Nobody Knows is a project to develop a new form of tourism that combines folk performances handed down in local regions and performances from professional traditional performing arts at Japan Heritage sites all over the country. It is organized by the Agency for Cultural Affairs, government of Japan, Japan Arts Council, Japan Council of Performers Rights & Performing Arts Organizations as a Japan Cultural Expo project.
Due to the COVID-19 outbreak, online programs where visitors can enjoy the history and culture of local regions and traditional performing arts live are available instead of tours to the sites. Enjoy a trip to experience the charms of hidden areas and Japanese traditions.
Currently, two special videos are being presented.
One is “The Changing Seasons - Flowers, Birds, Wind and Moon” in Komatsu City, Ishikawa Prefecture. Discover the charm of the region through folk performances and cultural resources. The second is “Tracing the life of Minamoto no Yoshitsune with three traditional performing arts.” Please take a look at the crosstalk between Nambu Kagura, Noh and Japanese dance recorded at Chuson-ji Temple, which is associated with Minamoto no Yoshitsune.
Here is a brief introduction to the two video programs.
“The Changing Seasons - Flowers, Birds, Wind and Moon”
The seasonal changes within the flow of time in Komatsu, Ishikawa Prefecture, are expressed here through Japanese dance and music, using traditional instruments such as kokyu (Japanese violin), flutes (shinobue and nohkan) and hogaku bayashi (traditional Japanese percussion).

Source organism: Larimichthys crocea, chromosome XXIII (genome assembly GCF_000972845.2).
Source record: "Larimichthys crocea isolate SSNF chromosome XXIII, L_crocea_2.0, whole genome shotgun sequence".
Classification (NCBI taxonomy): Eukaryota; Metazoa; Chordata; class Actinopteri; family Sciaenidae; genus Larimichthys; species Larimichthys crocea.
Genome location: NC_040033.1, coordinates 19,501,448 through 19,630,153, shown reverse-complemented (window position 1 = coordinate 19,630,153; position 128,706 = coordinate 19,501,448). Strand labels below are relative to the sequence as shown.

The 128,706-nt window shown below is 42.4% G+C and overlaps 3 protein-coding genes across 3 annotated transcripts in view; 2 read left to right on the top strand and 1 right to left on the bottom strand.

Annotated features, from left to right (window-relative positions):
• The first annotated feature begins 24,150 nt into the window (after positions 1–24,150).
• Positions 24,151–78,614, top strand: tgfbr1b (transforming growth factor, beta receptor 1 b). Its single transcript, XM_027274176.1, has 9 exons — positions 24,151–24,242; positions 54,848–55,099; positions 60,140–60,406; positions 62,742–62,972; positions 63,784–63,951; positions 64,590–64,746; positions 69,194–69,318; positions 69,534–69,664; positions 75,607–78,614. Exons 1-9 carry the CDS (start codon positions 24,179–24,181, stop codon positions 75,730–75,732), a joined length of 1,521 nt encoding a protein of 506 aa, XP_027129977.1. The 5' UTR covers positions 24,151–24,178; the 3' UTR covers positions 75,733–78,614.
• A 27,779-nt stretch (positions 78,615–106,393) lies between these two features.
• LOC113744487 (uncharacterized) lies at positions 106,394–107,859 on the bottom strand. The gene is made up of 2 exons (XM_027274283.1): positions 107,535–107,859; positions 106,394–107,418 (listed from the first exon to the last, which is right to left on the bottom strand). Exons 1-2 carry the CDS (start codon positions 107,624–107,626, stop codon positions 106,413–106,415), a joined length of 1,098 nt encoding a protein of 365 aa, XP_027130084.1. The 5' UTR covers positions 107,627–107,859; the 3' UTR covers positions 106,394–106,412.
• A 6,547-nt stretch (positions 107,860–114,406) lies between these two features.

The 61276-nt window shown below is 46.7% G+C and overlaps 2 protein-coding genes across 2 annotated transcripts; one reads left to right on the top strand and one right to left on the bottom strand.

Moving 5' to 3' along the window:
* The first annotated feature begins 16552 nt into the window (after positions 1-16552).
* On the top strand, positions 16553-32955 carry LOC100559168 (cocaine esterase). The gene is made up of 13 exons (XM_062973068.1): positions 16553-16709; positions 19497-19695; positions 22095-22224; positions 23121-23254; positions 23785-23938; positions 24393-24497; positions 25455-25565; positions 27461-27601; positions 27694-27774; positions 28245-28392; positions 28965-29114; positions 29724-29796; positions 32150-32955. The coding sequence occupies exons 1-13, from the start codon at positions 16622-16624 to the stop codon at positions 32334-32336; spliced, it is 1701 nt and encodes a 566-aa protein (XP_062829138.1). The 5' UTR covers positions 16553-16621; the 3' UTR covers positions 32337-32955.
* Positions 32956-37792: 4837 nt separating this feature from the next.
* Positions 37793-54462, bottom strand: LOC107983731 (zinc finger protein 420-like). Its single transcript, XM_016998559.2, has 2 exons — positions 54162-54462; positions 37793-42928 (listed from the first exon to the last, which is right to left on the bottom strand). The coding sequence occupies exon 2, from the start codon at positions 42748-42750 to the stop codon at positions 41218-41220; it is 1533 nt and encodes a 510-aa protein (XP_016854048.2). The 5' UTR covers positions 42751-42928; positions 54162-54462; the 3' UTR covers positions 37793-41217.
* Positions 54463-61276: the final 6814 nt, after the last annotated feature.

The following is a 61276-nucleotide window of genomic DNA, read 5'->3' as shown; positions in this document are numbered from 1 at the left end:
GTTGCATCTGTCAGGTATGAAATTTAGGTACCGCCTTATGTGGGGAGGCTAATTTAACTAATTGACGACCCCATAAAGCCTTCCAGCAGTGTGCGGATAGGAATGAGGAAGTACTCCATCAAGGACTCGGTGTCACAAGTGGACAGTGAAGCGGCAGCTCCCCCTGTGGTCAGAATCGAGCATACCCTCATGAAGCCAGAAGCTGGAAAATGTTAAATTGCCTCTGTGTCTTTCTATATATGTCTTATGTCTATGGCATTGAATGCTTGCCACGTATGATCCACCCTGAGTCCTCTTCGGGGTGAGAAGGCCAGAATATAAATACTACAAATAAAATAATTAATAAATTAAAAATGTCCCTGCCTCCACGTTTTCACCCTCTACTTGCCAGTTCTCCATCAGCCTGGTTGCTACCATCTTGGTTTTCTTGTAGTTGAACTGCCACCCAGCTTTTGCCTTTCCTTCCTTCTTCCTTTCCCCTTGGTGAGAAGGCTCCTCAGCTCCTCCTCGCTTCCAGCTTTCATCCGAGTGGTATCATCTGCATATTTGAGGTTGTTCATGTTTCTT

Through performing arts, the program sheds new light on the rich cultural assets of the region. Kabuki actor Onoe Ukon dances and narrates. He said in a radio program he hosted that he wanted to perform in a work choreographed by Japanese dancer Hanayagi Genkuro. The result is a dignified performance at Natadera temple.
The video was also filmed at Ataka, a checkpoint which was key to the kabuki "Kanjincho" story. It is a spot that traditional performing arts fans must visit at least once. Komatsu’s rich cultural resources are seen in the video along with stone materials, Kutani ware and a thin fabric called “Organza” developed by Suncorona Oda, one of the world's leading textile companies which also has a factory in Komatsu.
Online video date: Until March 31, 2022.
Fee: Free Channel: NOBODY KNOWS YouTube
"Tracing the life of Minamoto no Yoshitsune with traditional performing arts - Nambu Kagura, Nogaku, Nihonbuyo”
"Minamoto no Yoshitsune,” one of the greatest and the most popular samurai warriors of Kamakura era (1185 to 1333) and of Japanese history. Yoshitsune deserved credit for success in the battle against the Taira clan led by Minamoto no Yoritomo, his older brother, after he was under the protection of the Oshu-Fujiwara clan. But he came into conflict with his brother, and he was expelled to Hiraizumi. It is said that he committed suicide there.
Yoshitsune has not only been performed in “Azumakudari" (Descending East of Japan, Hiraizumi from Kyoto) at the "Spring Fujiwara Festival” held every year in Hiraizumi Town during Golden Week (early May), but also in Noh, Kabuki, and Nihonbuyo.
Minamoto no Yoshitsune also is an essential theme in Nambu Kagura around Hiraizumi. This crosstalk features some experts:
- Yoshida Seiki and Abe Hiroki, performers of "Magisawa Kagura", one style of the Nambu Kagura.
- Sasaki Tamon, a Kita style Noh performer, who is closely related to the Chusonji Temple.
- Hanayagi Genkuro, a Japanese classical dancer.
They talk about Yoshitsune as they give demonstrations of their art.
The discussion is led by Sho Asano, a Tsugaru shamisen player, who has a strong interest in local performing arts including folk songs. Through performing arts, the video unravels Yoshitsune’s history to Hiraizumi and the richness of his expression.
Online video date: Until March 31, 2022
For more information on Nobody Knows, visit https://nobodyknows.tours/© Japan Today